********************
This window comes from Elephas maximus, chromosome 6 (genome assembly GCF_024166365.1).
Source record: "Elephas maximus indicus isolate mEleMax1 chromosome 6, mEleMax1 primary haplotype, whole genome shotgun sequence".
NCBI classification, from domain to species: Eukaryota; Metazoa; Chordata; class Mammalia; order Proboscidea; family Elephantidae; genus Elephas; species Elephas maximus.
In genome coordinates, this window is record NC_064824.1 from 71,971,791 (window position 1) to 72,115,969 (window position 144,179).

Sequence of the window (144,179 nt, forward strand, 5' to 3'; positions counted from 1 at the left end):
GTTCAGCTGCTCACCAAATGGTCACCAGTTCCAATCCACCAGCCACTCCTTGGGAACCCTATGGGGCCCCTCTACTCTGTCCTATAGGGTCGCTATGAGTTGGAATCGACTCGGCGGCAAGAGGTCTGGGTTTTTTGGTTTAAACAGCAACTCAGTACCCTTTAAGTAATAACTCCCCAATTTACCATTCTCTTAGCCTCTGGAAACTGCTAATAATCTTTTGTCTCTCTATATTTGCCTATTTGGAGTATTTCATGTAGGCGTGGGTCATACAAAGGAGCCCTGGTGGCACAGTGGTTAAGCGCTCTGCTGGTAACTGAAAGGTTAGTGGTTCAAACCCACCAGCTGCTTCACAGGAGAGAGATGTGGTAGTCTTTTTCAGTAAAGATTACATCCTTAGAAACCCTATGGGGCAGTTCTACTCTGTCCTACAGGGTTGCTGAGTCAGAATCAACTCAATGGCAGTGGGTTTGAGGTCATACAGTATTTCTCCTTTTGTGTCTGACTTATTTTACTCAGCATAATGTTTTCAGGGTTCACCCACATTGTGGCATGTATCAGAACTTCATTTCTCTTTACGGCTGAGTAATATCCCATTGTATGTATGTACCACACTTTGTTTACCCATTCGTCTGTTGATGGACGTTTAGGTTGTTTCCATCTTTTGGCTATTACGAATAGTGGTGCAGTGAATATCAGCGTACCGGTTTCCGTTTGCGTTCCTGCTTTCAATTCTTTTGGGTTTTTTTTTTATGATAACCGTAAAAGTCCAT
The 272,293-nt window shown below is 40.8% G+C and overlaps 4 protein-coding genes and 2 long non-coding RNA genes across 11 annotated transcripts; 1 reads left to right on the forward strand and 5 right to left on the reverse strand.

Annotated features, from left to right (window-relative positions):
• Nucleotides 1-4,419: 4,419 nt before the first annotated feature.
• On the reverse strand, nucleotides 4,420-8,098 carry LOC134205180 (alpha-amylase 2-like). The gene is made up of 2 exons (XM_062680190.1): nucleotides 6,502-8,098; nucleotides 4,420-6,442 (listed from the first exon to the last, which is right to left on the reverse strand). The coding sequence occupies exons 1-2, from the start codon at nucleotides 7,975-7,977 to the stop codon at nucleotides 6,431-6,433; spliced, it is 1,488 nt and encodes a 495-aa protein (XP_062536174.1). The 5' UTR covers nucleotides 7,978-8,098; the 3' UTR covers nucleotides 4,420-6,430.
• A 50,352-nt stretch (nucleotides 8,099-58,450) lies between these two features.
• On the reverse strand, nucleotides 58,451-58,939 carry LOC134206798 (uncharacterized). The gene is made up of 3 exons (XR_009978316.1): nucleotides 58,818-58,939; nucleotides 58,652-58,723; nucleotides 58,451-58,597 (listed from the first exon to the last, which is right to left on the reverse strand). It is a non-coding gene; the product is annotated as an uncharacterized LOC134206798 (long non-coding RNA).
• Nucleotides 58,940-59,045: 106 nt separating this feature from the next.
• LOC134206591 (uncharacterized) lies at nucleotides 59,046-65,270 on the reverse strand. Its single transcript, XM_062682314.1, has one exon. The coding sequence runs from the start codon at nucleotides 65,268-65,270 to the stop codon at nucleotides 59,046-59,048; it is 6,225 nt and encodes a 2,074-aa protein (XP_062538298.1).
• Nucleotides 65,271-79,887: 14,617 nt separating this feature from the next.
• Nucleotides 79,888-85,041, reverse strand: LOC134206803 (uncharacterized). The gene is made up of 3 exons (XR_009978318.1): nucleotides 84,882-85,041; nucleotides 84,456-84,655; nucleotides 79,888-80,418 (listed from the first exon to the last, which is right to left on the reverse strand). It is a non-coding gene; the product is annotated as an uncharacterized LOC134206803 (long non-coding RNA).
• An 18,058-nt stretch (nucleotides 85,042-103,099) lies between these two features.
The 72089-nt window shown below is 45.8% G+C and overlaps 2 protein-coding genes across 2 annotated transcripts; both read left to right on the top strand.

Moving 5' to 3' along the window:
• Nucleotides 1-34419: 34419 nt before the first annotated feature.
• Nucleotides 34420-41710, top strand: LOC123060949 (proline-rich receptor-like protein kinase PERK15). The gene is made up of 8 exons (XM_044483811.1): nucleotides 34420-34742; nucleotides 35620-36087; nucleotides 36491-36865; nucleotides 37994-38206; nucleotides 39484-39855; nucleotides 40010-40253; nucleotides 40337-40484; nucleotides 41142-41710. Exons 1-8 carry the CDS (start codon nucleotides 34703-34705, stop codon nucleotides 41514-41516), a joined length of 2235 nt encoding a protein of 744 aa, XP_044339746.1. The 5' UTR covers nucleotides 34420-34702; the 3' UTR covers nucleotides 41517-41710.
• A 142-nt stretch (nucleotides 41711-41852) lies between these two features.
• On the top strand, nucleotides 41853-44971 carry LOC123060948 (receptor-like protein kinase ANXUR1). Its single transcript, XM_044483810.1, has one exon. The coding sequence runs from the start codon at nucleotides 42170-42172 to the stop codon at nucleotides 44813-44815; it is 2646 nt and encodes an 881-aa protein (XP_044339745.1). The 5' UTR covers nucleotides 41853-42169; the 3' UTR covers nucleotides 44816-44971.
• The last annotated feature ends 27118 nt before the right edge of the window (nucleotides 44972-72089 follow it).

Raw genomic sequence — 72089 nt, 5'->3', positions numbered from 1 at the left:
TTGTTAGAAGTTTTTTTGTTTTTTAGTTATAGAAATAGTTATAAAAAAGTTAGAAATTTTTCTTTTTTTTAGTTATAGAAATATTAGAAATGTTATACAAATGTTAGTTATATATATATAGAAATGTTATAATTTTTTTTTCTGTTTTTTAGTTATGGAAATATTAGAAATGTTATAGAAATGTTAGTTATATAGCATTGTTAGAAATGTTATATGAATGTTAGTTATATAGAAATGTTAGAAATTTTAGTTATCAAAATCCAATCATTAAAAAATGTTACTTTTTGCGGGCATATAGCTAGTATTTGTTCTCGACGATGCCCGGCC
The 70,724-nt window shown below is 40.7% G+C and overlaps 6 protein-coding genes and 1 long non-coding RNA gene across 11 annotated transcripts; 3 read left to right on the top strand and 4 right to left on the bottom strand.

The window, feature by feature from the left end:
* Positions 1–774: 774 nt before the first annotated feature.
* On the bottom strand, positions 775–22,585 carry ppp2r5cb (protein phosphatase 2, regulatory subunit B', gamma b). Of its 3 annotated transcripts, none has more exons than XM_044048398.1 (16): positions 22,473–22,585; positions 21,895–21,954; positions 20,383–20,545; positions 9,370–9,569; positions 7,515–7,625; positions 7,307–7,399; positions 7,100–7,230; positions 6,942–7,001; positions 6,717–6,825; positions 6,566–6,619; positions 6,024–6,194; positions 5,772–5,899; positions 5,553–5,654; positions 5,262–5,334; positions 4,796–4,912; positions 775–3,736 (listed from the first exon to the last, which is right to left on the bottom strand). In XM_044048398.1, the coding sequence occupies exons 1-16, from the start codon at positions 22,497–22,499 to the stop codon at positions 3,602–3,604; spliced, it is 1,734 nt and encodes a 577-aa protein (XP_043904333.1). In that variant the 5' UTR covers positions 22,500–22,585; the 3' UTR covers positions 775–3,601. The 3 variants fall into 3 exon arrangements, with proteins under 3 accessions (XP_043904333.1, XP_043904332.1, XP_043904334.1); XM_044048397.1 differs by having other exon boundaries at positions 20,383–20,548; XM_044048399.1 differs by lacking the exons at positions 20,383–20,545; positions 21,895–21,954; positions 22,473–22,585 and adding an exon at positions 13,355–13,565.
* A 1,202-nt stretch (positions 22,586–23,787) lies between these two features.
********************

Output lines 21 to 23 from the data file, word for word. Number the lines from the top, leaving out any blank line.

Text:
• Nucleotides 34420-41710, top strand: LOC123060949 (proline-rich receptor-like protein kinase PERK15). The gene is made up of 8 exons (XM_044483811.1): nucleotides 34420-34742; nucleotides 35620-36087; nucleotides 36491-36865; nucleotides 37994-38206; nucleotides 39484-39855; nucleotides 40010-40253; nucleotides 40337-40484; nucleotides 41142-41710. Exons 1-8 carry the CDS (start codon nucleotides 34703-34705, stop codon nucleotides 41514-41516), a joined length of 2235 nt encoding a protein of 744 aa, XP_044339746.1. The 5' UTR covers nucleotides 34420-34702; the 3' UTR covers nucleotides 41517-41710.
• A 142-nt stretch (nucleotides 41711-41852) lies between these two features.
• On the top strand, nucleotides 41853-44971 carry LOC123060948 (receptor-like protein kinase ANXUR1). Its single transcript, XM_044483810.1, has one exon. The coding sequence runs from the start codon at nucleotides 42170-42172 to the stop codon at nucleotides 44813-44815; it is 2646 nt and encodes an 881-aa protein (XP_044339745.1). The 5' UTR covers nucleotides 41853-42169; the 3' UTR covers nucleotides 44816-44971.